GULFPORT, Miss. (AP) — The Mississippi Gulf Coast has room for more retail business, demographics show, but Gulfport Mayor Billy Hewes said poaching stores from one city to another is not the way to go.
Crossroads Shopping Center in Gulfport recently lost retailer Bed Bath & Beyond to the newer Promenade shopping center in D'Iberville, which sits at the interchange of Interstates 10 and 110. The retailer's media relations department did not respond to questions about the move, but Hewes said he learned the store was offered a better rental arrangement at The Promenade.
"I don't think that's healthy when you're taking in the same retail market," said Hewes, who has promoted the concept of "One Coast" since he took office in July.
"I think there's enough to go around if we do it right. Certainly, we would like some of that new activity."
Harrison County and the entire coast, in fact, have room to increase the area's "sphere of influence" over shoppers, as they call it in the retail industry. Interstate 10 appears key in an industry in which growth is generally flat.
Convenience is everything in the retail world. Interstate 10 and its major intersections are natural locations for shopping centers.
As D'Iberville continues to develop around The Promenade, Biloxi and Gulfport have targeted more I-10 real estate within their boundaries for retail development.
"Interstate 10 changed behavior and made everyone more mobile," said Greg T. Bradley, assistant clinical professor in the College of Business at the University of Southern Mississippi Gulf Coast and president of The Bradley Research Group.
"Quite honestly, we don't have a fully developed Interstate 10 corridor. I see a day when we continue to develop here. Certainly, the city of D'Iberville is moving in that direction.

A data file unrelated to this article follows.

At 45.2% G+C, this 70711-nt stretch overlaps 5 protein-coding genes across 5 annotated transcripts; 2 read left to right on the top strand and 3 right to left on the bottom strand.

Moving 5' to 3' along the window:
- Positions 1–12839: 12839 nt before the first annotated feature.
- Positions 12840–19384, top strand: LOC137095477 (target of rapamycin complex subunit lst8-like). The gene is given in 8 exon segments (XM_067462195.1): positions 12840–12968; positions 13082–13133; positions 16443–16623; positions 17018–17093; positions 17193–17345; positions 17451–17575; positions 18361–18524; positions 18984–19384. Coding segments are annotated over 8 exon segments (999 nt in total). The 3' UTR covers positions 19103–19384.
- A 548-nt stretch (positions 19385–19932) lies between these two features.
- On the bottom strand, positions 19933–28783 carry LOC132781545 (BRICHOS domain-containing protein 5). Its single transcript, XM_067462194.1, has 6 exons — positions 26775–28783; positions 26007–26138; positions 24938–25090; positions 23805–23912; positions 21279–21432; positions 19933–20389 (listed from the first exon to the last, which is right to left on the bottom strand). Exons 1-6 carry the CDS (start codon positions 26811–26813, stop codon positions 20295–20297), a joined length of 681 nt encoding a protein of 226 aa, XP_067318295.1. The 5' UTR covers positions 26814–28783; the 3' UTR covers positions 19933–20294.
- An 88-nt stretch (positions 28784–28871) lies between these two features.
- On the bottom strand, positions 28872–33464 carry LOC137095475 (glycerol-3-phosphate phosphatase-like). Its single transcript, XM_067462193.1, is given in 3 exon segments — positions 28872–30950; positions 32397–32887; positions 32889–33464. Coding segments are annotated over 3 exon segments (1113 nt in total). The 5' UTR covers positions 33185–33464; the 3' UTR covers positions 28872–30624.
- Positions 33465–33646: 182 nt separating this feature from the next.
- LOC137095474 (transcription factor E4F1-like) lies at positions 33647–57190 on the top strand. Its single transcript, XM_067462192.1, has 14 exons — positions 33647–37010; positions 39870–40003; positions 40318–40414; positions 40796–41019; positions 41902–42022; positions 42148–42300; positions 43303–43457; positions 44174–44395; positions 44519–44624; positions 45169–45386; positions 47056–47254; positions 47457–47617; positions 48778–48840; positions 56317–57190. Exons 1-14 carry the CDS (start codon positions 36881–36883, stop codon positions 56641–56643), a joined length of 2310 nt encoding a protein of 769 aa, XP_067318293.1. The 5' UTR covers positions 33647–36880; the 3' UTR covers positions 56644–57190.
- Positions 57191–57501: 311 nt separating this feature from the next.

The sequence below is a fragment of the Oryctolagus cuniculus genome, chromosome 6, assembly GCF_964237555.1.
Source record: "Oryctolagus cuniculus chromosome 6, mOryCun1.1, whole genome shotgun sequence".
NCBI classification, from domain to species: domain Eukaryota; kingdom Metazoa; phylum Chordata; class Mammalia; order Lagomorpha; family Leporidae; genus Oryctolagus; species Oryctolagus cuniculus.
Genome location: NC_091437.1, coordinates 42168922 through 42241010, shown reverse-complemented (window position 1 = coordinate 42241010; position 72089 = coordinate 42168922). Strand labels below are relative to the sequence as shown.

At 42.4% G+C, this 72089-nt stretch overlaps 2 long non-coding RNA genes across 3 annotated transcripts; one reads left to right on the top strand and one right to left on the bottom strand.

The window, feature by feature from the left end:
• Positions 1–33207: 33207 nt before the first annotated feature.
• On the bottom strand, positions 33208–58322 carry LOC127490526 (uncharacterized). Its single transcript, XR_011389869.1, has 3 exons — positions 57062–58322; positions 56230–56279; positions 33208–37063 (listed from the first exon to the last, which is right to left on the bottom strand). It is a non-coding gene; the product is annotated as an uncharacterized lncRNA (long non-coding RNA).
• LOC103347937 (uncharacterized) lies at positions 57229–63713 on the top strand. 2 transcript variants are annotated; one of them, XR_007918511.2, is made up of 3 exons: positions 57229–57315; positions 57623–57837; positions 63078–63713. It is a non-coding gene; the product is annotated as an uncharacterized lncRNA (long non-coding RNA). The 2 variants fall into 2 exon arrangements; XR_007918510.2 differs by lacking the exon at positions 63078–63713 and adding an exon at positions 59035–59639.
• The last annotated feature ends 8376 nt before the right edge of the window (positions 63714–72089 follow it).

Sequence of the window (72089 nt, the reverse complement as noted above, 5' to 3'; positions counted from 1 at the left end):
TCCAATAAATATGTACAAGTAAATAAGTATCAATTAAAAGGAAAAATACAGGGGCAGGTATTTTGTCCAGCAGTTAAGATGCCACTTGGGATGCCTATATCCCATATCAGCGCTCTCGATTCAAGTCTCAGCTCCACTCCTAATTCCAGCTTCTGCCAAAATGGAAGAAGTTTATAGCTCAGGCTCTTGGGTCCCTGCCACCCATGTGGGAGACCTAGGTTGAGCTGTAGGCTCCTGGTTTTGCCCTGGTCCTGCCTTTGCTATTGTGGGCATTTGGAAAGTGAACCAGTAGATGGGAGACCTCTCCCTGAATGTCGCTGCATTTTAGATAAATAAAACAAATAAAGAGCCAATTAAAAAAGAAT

"Instead of moving north to south, they're starting to move east and west on Interstate 10, which will increase our sphere of influence," Bradley said.
More retail centers along Interstate 10 means more people from surrounding areas will come to the coast to shop, he said.
"If you live equal distance between Hattiesburg and The Promenade," Bradley said, "where do you shop and why? That's the big question."
A bigger concentration of major retailers draws from a larger geographic area. For years, coast shoppers headed to New Orleans or Mobile. Those old habits continue to some extent, but as more retail develops along Interstate 10, the shoppers will have fewer reasons to leave South Mississippi.
Niche shopping areas in downtown Ocean Springs and Bay St. Louis also help draw more visitors.
Hancock, Harrison and Jackson counties have room for retail growth, statistics show. The "pull factor" measures retail influence in a county or other specified area.
"A pull factor with a value greater than 1.0 indicates the retail businesses in the county are drawing in consumers and their dollars from surrounding areas," writes Corey Miller, economic analyst with the Mississippi Institutions of Higher Learning.
"On the other hand, a pull factor with a value less than 1.0 means residents of the county generally patronize more retail businesses outside the county."
Miller has analyzed pull factors for Mississippi counties.
The 2012 pull factors for the coast show Hancock at 0.81, Harrison at 1.19 and Jackson at 0.69. The numbers indicate New Orleans is still drawing shoppers from Hancock County. Jackson County residents shop Mobile and Harrison County attracts shoppers from outside its boundaries.